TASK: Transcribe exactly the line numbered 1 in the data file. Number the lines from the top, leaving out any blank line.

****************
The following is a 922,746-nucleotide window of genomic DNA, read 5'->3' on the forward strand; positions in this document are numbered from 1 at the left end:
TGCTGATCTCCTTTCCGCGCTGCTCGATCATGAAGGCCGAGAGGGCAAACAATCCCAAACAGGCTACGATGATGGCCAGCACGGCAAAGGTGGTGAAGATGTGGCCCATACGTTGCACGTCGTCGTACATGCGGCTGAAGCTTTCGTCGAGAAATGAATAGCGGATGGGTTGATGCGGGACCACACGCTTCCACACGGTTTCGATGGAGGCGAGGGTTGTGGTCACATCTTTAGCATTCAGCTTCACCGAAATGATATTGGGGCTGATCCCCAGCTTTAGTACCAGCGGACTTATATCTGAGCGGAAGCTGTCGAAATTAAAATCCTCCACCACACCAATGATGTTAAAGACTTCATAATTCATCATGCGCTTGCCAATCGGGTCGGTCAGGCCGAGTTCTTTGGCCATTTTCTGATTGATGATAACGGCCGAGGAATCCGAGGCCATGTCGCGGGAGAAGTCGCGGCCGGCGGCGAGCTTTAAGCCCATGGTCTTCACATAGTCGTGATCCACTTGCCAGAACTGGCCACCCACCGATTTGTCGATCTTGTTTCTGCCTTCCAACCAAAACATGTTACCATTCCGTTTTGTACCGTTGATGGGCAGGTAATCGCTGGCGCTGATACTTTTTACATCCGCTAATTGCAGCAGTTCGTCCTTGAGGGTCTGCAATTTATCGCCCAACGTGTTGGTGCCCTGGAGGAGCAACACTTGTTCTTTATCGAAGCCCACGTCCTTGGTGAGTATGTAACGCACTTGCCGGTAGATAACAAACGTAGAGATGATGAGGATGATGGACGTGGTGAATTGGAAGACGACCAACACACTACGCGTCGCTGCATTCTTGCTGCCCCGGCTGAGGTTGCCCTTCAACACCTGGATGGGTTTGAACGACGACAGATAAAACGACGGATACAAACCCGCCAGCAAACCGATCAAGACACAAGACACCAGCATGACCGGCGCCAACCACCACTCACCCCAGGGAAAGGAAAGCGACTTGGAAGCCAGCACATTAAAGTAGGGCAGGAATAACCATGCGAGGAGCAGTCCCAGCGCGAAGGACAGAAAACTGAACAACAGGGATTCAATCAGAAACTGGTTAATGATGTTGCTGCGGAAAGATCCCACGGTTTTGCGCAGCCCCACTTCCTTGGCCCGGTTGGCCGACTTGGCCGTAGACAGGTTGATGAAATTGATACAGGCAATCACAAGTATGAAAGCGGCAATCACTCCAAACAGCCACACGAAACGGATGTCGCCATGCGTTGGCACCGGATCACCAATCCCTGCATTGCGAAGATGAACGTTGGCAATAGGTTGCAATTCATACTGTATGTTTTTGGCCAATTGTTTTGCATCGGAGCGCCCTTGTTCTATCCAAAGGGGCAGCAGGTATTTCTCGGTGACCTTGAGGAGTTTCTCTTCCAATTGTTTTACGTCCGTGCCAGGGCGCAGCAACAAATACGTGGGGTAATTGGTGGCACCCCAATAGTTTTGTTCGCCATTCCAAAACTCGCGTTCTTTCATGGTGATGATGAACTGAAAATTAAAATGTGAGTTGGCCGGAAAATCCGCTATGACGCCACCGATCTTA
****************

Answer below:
The following is a 922,746-nucleotide window of genomic DNA, read 5'->3' on the forward strand; positions in this document are numbered from 1 at the left end: